Could the United States defeat Al-Qaeda but still lose the broader war on terrorism? In The Stakes: America and the Middle East, Shibley Telhami, one of America’s most in-demand commentators on the Middle East, provides a concise and penetrating analysis that explains Arab and Muslim attitudes toward the United States and shows why there is much reason for concern. In an insightful, passionate, yet balanced analysis, Telhami provides new perspectives on the collapse of Palestinian-Israeli negotiations and the attending escalation of violence. He shows why the Arab-Israeli conflict remains central to the war on terrorism and to international stability, and considers American policy toward Iraq and the Persian Gulf. He demonstrates the need for political change in the region’s oil states and suggests how best to achieve it. The Stakes provides a well-reasoned, calm analysis that will be essential reading for anyone who wonders where America should go from here, amid the dangers and opportunities in the ever-volatile Middle East.
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Shibley Telhami is Anwar Sadat Professor for Peace and Development at the University of Maryland and a Non-Resident Senior Fellow at the Saban Center at the Brookings Institution. A frequent contributor to the nation's television, radio, and print media, he is currently a member of the Council on Foreign Relations and a member of the Board of Directors of Human Rights Watch.From Publishers Weekly:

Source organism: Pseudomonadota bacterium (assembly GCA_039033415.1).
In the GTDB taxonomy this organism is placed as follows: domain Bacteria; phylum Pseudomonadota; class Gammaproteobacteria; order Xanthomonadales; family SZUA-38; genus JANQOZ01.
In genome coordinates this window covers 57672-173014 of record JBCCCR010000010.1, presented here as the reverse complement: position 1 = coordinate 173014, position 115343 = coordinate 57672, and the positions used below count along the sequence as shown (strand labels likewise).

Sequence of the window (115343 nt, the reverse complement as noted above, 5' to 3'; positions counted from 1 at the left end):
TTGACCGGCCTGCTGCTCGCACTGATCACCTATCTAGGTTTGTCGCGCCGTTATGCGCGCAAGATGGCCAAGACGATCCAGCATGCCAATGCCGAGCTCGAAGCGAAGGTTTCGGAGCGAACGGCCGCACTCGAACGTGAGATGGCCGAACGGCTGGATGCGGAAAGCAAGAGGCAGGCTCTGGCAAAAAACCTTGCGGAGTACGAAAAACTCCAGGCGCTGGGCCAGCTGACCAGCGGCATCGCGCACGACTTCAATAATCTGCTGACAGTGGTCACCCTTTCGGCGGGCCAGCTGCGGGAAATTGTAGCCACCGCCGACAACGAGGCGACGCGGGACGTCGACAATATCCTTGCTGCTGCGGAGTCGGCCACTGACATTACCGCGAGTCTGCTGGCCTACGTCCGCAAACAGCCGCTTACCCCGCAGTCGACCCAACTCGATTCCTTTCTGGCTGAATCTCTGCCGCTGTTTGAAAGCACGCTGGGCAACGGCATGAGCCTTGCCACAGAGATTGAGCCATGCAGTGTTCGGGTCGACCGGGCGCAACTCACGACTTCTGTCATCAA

Perception counts for a lot when it comes to U.S. policy in the Middle East-so Telhami argues in this slim but intellectually dense volume. A political scientist at the University of Maryland and a senior fellow at the Brookings Institution, Telhami argues that the United States could defeat Osama bin Laden and even Iraq, but still not eliminate the Islamic terrorist threat. As long as the United States is perceived in the Arab and Muslim worlds as arrogant, pro-Israel and supportive of authoritarian regimes such as Saudi Arabia's, the seeds of terror will sprout, he argues, quoting a Council on Foreign Relations study: "there is little doubt that stereotypes of the United States as arrogant, self-indulgent, hypocritical, inattentive, and unwilling or unable to engage in cross-cultural dialogue are pervasive and deeply rooted." Telhami devotes much of the book to elaborating, in readable prose, how and why American policy over the past few years has been viewed negatively. Telhami's solutions are simple. Among his proposals: the United States should become more evenhanded in its approach to the Israeli-Palestinian issue and pressure the region's authoritarian regimes to democratize. Strong defenders of American policy may find Telhami's argument a sophisticated form of "blame America," but as the world's focus narrows to Iraq, this volume provides a welcome look at how the Arab world views the broader picture. 3 maps.
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